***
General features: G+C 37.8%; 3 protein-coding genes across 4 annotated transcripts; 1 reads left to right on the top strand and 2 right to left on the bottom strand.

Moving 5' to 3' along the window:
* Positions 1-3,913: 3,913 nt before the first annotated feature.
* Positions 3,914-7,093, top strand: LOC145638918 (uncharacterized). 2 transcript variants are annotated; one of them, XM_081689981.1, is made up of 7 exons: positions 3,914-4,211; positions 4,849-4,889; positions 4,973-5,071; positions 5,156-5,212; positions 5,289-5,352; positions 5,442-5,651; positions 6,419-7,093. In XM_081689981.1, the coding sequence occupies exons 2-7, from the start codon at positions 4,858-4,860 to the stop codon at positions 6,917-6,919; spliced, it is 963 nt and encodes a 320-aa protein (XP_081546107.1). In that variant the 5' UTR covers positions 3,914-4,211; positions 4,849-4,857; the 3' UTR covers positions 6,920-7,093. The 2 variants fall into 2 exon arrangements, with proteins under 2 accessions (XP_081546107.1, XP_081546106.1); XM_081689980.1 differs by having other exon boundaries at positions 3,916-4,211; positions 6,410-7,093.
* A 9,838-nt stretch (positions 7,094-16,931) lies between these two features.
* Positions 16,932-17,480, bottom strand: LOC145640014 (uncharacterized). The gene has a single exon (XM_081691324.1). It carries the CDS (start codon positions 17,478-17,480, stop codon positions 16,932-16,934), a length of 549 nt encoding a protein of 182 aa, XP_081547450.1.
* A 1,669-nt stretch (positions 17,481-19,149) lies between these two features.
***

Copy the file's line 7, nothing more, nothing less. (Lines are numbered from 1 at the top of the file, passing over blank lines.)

* A 1,669-nt stretch (positions 17,481-19,149) lies between these two features.